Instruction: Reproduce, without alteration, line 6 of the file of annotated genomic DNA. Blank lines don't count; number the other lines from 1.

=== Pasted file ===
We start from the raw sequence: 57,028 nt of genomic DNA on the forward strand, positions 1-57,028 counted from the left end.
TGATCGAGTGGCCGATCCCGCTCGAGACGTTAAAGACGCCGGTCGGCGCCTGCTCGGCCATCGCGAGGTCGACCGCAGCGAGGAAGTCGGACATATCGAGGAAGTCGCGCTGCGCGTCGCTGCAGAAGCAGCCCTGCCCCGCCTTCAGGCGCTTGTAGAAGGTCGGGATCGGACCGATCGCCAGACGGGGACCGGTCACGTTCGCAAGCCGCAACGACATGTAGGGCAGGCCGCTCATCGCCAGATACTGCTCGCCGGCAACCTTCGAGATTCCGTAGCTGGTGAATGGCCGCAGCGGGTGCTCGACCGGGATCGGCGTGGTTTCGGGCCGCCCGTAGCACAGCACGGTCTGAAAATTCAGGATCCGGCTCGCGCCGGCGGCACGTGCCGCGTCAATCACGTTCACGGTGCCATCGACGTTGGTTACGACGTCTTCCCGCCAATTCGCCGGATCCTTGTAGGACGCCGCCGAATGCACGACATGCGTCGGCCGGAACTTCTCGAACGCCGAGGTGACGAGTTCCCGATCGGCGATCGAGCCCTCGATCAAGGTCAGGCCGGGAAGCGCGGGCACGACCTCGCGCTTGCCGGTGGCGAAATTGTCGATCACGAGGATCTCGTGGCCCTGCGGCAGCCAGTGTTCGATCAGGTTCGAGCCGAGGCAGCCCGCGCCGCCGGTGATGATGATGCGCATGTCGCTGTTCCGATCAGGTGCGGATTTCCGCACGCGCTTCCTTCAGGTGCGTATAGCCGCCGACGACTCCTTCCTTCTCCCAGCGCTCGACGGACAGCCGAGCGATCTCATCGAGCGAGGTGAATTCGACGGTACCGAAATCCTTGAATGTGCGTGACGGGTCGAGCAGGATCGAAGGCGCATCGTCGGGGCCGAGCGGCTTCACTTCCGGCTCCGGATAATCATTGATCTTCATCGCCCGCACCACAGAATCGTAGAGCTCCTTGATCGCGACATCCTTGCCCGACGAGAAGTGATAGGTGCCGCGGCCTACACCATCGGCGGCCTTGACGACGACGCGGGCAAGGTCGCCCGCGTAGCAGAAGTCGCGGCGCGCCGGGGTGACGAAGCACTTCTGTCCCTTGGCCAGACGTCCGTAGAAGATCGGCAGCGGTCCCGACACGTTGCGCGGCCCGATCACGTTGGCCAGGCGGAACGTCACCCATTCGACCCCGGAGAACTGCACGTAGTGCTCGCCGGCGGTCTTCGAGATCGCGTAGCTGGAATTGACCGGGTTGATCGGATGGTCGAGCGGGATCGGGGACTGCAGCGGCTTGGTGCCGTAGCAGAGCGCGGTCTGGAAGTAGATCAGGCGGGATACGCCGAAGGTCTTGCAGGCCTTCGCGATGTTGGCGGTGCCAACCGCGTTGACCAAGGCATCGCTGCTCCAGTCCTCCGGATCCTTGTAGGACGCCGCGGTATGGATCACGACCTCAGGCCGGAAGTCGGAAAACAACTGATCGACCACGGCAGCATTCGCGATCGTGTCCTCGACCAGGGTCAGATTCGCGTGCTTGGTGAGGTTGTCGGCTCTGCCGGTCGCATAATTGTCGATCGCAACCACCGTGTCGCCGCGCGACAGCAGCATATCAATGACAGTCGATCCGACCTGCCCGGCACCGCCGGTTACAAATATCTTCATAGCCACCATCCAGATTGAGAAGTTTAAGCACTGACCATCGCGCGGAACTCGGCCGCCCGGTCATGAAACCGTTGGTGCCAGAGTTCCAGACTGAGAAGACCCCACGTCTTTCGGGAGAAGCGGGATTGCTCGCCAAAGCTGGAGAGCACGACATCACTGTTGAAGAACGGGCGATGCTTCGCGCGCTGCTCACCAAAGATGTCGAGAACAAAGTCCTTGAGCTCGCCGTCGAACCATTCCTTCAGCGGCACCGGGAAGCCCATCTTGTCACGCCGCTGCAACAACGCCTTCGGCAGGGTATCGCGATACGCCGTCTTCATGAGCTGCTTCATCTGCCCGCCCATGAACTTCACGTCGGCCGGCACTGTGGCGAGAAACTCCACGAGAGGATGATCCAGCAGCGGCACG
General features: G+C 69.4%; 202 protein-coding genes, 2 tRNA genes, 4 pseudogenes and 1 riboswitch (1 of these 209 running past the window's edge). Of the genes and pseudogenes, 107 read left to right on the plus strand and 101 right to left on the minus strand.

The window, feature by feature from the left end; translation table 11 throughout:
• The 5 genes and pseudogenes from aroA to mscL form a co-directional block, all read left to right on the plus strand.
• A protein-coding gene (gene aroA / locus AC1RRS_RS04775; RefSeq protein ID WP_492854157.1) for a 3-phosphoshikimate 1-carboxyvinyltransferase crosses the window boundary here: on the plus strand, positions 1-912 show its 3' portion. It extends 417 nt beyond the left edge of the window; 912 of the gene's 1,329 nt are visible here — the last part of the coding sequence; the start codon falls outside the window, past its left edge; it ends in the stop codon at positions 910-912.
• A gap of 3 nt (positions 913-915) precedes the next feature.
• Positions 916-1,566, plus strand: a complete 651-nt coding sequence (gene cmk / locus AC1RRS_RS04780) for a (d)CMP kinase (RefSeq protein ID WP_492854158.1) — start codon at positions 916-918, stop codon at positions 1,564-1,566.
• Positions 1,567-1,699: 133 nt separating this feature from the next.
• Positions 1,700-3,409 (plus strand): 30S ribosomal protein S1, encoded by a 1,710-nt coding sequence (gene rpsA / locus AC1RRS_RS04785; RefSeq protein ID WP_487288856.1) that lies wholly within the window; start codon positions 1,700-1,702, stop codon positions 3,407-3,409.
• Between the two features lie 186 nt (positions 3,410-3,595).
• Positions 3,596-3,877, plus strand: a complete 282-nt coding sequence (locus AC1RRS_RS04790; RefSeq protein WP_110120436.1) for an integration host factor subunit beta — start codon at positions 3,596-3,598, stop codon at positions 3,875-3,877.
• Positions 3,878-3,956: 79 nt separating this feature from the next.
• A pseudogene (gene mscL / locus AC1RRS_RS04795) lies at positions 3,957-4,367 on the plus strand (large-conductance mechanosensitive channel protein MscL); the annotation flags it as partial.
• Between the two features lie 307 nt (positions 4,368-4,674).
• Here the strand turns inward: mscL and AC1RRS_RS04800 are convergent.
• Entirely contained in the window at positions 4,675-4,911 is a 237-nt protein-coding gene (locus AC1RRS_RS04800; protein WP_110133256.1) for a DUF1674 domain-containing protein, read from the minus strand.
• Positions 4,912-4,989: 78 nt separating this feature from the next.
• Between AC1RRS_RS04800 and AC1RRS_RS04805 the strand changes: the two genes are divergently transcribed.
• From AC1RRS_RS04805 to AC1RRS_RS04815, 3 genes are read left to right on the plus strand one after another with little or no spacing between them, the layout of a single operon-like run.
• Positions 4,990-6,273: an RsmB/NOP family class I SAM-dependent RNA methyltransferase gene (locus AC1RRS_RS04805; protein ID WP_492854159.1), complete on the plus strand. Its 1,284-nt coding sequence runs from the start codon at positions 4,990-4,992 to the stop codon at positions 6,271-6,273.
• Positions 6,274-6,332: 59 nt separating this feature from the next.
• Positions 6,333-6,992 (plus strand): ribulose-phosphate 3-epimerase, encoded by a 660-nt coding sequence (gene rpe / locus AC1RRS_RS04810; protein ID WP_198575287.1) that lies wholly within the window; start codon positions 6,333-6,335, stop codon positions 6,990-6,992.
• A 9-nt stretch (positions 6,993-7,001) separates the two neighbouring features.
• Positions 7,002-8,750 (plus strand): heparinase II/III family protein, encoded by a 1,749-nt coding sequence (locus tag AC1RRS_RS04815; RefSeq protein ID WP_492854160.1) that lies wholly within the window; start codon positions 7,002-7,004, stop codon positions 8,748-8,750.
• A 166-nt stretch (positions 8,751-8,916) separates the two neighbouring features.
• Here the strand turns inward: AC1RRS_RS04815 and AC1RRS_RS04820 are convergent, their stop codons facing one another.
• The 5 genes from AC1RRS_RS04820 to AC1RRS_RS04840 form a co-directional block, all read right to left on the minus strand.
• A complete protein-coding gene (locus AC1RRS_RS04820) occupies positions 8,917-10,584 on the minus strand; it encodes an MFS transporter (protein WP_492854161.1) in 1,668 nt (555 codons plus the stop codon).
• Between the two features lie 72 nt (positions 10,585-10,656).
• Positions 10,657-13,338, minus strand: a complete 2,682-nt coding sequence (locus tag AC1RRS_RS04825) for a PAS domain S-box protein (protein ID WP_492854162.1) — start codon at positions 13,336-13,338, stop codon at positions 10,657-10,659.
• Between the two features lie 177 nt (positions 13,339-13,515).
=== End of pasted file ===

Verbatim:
• A protein-coding gene (gene aroA / locus AC1RRS_RS04775; RefSeq protein ID WP_492854157.1) for a 3-phosphoshikimate 1-carboxyvinyltransferase crosses the window boundary here: on the plus strand, positions 1-912 show its 3' portion. It extends 417 nt beyond the left edge of the window; 912 of the gene's 1,329 nt are visible here — the last part of the coding sequence; the start codon falls outside the window, past its left edge; it ends in the stop codon at positions 910-912.